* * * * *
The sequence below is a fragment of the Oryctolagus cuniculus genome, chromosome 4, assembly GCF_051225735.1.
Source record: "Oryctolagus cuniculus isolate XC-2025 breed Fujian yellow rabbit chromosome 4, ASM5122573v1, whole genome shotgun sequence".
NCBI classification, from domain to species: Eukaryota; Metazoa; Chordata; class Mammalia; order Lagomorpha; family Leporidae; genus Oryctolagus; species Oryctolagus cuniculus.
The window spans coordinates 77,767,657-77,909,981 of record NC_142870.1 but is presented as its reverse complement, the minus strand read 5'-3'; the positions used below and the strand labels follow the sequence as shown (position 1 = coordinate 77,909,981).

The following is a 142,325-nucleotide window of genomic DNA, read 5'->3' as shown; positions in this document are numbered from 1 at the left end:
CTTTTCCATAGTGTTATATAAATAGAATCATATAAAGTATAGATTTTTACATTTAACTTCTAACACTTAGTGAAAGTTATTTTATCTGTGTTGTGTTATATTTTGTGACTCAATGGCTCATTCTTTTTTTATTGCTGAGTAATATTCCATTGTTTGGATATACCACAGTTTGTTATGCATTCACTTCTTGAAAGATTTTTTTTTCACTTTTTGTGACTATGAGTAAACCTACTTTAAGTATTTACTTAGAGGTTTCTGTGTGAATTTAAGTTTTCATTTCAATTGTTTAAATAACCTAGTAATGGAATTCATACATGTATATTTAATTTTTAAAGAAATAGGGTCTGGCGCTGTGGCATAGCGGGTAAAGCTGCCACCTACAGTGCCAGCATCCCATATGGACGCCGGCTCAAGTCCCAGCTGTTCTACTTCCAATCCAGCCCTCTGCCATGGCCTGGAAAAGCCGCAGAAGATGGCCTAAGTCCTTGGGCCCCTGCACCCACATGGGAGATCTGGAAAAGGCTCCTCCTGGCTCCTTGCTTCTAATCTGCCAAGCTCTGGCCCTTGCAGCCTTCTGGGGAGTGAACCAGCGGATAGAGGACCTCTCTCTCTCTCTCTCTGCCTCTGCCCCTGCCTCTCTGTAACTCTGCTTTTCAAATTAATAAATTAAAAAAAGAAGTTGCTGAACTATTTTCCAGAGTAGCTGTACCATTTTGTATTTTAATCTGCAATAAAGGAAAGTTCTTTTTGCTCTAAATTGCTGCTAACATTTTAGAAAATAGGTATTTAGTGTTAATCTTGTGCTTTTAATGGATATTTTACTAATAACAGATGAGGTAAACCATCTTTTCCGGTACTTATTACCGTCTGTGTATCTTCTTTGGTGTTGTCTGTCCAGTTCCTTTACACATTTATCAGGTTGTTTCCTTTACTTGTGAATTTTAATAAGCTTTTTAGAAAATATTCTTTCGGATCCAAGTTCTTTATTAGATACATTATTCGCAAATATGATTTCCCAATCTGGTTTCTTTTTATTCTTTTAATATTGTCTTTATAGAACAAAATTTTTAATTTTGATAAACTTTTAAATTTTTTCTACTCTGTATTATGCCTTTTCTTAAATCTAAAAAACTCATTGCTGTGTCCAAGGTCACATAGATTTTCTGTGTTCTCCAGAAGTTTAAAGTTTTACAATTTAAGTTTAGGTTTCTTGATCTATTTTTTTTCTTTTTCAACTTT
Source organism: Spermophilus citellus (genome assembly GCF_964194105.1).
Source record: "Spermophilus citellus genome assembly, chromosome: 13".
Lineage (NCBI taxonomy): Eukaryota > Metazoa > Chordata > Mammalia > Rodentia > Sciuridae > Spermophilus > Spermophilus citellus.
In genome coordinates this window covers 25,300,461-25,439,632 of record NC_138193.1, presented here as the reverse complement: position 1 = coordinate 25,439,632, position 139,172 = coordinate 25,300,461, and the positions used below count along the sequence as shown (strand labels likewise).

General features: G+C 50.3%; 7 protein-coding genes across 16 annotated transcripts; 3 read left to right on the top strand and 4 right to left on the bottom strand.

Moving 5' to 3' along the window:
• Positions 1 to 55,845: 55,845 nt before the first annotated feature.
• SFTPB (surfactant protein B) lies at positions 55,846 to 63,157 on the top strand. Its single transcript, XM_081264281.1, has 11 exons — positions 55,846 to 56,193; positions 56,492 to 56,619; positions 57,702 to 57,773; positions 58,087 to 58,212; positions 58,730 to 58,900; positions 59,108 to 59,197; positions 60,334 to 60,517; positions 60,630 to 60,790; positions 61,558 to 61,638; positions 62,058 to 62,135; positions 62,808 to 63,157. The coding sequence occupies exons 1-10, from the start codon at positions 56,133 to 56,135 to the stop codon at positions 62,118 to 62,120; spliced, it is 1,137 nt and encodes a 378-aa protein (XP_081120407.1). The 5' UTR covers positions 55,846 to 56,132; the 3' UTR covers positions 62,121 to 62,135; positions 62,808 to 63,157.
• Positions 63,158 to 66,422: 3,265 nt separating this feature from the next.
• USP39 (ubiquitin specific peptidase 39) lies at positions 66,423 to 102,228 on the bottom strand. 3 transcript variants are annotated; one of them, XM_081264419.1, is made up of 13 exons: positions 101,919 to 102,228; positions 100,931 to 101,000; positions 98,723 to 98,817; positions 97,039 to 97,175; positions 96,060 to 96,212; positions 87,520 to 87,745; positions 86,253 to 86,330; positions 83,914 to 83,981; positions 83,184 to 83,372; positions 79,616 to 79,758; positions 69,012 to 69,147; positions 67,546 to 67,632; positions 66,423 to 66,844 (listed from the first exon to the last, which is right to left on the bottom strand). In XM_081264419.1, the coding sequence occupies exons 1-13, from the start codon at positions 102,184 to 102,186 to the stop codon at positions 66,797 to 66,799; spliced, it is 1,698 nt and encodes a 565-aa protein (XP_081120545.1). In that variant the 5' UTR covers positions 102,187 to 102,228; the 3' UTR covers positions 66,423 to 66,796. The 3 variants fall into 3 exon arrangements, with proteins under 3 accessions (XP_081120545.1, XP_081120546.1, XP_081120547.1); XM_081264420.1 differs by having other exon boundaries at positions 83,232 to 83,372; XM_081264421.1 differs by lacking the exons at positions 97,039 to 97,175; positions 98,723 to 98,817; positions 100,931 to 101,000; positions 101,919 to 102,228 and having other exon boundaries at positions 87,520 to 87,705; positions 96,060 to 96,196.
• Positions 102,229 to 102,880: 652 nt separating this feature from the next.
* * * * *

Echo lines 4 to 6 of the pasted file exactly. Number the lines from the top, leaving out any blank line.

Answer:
The window spans coordinates 77,767,657-77,909,981 of record NC_142870.1 but is presented as its reverse complement, the minus strand read 5'-3'; the positions used below and the strand labels follow the sequence as shown (position 1 = coordinate 77,909,981).

The following is a 142,325-nucleotide window of genomic DNA, read 5'->3' as shown; positions in this document are numbered from 1 at the left end:
CTTTTCCATAGTGTTATATAAATAGAATCATATAAAGTATAGATTTTTACATTTAACTTCTAACACTTAGTGAAAGTTATTTTATCTGTGTTGTGTTATATTTTGTGACTCAATGGCTCATTCTTTTTTTATTGCTGAGTAATATTCCATTGTTTGGATATACCACAGTTTGTTATGCATTCACTTCTTGAAAGATTTTTTTTTCACTTTTTGTGACTATGAGTAAACCTACTTTAAGTATTTACTTAGAGGTTTCTGTGTGAATTTAAGTTTTCATTTCAATTGTTTAAATAACCTAGTAATGGAATTCATACATGTATATTTAATTTTTAAAGAAATAGGGTCTGGCGCTGTGGCATAGCGGGTAAAGCTGCCACCTACAGTGCCAGCATCCCATATGGACGCCGGCTCAAGTCCCAGCTGTTCTACTTCCAATCCAGCCCTCTGCCATGGCCTGGAAAAGCCGCAGAAGATGGCCTAAGTCCTTGGGCCCCTGCACCCACATGGGAGATCTGGAAAAGGCTCCTCCTGGCTCCTTGCTTCTAATCTGCCAAGCTCTGGCCCTTGCAGCCTTCTGGGGAGTGAACCAGCGGATAGAGGACCTCTCTCTCTCTCTCTCTGCCTCTGCCCCTGCCTCTCTGTAACTCTGCTTTTCAAATTAATAAATTAAAAAAAGAAGTTGCTGAACTATTTTCCAGAGTAGCTGTACCATTTTGTATTTTAATCTGCAATAAAGGAAAGTTCTTTTTGCTCTAAATTGCTGCTAACATTTTAGAAAATAGGTATTTAGTGTTAATCTTGTGCTTTTAATGGATATTTTACTAATAACAGATGAGGTAAACCATCTTTTCCGGTACTTATTACCGTCTGTGTATCTTCTTTGGTGTTGTCTGTCCAGTTCCTTTACACATTTATCAGGTTGTTTCCTTTACTTGTGAATTTTAATAAGCTTTTTAGAAAATATTCTTTCGGATCCAAGTTCTTTATTAGATACATTATTCGCAAATATGATTTCCCAATCTGGTTTCTTTTTATTCTTTTAATATTGTCTTTATAGAACAAAATTTTTAATTTTGATAAACTTTTAAATTTTTTCTACTCTGTATTATGCCTTTTCTTAAATCTAAAAAACTCATTGCTGTGTCCAAGGTCACATAGATTTTCTGTGTTCTCCAGAAGTTTAAAGTTTTACAATTTAAGTTTAGGTTTCTTGATCTATTTTTTTTCTTTTTCAACTTT